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Edward Aczel’s show begins with a video of himself standing majestically on a green hilltop, conducting an orchestra that isn’t there. ‘The comedian is the conductor and the audience is the orchestra,’ he says, explaining the metaphor for stand-up. Indeed, to the musically savvy, Aczel’s waves of his baton make perfect sense, and are frequently hysterical. To those with no musical knowledge whatsoever, though, he’s simply a baffling weirdo holding a stick.
OK, we’ve stretched the metaphor a little too far, but you get the idea. Aczel’s been performing his low-key brand of anti-comedy since 2005, and has been delighting and confusing audiences in equal measure ever since.
In ‘Edward Aczel Lives in a Meaningless Shed’, the 46-year-old comic shambolically explores whether there is any meaning to life, via flipchart diagrams, self-loathing and badly auto-tuned songs. Anybody who’s seen an Aczel show before will know he refuses to conform to stand-up traditions; he speaks in a monotone drone, often reading off scraps of paper, and he rarely makes eye contact with the audience. ‘When I say “jokes”, I really mean “long sentences”,’ he sums up, before telling another none-liner and then blowing into the microphone. Of course, this makes for a patchy show, but when Aczel hits his stride he’s refreshingly different from anyone else on the comedy scene.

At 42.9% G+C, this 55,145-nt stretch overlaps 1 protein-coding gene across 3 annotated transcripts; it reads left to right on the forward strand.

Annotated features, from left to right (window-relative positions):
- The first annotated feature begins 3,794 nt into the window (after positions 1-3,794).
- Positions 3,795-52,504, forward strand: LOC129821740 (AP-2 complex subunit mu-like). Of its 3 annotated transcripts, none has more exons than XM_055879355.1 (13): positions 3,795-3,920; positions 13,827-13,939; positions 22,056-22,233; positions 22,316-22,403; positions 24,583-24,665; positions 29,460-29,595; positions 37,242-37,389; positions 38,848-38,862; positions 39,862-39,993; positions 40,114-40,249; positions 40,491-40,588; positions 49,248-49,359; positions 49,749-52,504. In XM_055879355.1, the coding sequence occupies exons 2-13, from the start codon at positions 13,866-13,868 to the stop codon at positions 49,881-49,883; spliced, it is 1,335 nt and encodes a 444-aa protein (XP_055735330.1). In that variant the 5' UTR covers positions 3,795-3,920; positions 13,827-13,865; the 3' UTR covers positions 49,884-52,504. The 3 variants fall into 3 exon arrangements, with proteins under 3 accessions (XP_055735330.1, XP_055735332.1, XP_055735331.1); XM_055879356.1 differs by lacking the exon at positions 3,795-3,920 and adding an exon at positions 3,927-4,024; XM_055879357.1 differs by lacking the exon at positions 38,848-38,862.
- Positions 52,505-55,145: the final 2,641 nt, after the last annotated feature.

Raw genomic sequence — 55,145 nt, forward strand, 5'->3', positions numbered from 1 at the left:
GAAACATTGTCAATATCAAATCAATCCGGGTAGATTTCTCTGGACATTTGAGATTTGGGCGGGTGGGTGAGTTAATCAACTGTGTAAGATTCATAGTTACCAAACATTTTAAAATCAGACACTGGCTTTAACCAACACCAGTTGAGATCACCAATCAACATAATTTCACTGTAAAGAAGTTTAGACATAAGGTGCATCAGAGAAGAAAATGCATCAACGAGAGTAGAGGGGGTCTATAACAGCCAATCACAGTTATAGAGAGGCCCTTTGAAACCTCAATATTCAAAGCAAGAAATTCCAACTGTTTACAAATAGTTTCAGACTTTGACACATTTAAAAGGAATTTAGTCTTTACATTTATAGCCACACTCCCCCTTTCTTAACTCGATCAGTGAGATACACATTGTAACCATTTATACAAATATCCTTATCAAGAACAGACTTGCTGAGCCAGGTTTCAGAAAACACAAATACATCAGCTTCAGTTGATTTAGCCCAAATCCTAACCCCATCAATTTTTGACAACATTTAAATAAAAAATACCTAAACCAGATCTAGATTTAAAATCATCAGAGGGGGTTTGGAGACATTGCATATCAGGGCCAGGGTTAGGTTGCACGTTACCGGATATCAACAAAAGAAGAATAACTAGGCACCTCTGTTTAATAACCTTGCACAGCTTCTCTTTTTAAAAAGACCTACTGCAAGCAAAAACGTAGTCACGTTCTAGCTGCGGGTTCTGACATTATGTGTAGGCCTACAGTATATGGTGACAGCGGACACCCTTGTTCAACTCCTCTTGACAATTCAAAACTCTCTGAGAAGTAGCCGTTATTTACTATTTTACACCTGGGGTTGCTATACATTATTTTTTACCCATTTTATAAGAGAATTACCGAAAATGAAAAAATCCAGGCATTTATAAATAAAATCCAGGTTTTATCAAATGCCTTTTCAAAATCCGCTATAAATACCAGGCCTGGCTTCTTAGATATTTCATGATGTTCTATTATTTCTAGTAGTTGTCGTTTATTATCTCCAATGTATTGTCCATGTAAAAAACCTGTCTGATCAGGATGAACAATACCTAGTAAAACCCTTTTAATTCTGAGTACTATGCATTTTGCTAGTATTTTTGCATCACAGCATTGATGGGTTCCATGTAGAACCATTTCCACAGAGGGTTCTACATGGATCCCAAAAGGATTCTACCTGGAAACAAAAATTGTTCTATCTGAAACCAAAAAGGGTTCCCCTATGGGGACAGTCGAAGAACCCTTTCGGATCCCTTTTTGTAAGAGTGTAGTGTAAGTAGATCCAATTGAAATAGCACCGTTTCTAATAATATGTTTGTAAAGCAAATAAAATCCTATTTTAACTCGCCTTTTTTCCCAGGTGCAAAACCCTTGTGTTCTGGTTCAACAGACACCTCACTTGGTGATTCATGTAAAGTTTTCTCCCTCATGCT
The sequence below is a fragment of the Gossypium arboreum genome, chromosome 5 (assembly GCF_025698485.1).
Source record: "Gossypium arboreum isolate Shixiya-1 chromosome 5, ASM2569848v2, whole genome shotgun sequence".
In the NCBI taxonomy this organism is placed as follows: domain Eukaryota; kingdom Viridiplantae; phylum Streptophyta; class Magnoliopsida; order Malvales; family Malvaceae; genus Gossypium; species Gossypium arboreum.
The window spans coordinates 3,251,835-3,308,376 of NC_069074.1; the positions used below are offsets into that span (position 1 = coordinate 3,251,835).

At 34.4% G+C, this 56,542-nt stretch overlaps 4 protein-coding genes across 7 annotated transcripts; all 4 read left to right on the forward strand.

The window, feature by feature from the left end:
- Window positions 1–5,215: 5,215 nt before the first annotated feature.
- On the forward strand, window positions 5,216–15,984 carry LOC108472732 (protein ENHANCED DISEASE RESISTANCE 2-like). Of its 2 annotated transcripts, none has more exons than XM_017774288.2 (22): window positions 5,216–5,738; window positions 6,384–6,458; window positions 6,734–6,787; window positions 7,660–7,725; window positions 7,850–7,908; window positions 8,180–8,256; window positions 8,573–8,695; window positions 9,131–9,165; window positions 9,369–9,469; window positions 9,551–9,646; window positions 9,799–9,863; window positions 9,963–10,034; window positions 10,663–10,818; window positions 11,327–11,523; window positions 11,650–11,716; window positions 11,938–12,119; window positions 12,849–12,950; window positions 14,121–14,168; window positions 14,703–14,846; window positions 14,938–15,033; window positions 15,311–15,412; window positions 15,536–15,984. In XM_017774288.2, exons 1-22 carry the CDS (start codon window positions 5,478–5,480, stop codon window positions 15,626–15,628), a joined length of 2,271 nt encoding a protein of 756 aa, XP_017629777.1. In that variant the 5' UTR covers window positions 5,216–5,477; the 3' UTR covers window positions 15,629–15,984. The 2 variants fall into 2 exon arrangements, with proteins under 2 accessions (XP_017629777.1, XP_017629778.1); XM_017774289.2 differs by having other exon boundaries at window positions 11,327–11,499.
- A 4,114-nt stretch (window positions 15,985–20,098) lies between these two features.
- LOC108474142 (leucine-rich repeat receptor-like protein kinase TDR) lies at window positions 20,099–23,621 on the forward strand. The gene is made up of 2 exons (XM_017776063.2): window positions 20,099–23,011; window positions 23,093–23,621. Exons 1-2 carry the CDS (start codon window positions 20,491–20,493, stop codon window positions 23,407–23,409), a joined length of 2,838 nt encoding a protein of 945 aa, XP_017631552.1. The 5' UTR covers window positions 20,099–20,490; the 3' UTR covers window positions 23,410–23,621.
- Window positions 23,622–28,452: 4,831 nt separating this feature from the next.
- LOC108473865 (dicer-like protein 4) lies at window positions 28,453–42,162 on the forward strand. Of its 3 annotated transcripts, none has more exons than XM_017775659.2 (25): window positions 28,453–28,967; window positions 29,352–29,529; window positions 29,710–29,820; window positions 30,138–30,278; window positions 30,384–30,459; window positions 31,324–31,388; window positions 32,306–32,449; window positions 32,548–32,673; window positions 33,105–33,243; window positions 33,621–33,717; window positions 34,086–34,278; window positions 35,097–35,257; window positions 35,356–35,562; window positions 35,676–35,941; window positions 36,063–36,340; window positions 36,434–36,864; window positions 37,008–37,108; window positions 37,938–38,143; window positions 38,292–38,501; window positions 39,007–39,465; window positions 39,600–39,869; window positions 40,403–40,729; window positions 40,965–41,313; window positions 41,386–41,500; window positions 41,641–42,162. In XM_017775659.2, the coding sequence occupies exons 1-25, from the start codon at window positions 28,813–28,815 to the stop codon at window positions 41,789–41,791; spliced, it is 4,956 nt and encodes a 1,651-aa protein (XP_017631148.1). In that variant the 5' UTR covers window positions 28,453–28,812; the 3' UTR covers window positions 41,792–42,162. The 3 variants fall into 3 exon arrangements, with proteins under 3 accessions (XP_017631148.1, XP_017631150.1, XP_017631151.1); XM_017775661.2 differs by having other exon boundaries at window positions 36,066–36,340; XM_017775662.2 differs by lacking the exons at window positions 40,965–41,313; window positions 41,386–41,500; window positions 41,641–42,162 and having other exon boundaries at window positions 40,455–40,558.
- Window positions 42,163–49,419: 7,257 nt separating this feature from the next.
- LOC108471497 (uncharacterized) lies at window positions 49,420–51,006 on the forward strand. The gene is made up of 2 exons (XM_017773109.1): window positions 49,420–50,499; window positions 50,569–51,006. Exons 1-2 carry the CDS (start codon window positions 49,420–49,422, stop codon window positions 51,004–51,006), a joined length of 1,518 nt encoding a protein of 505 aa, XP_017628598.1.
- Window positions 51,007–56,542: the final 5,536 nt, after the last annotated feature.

The beauty of the Aczel character is that it’s totally unclear what he’s setting out to achieve, or what he gains from performing. The clown-haired shambles explains, via a hand-puppet conversation with himself, that he wants to give up comedy, telling himself he’s ‘shit’, and the character clearly doesn’t enjoy the experience of being on stage.
That’s what makes Aczel all the more intriguing. ‘The more you look for meaning, the less you find,’ he concludes about his theme. The same is probably true of Aczel himself. But it’s certainly fun to keep searching for answers.
See 'Edward Aczel Lives in a Meaningless Shed' at the Edinburgh Fringe
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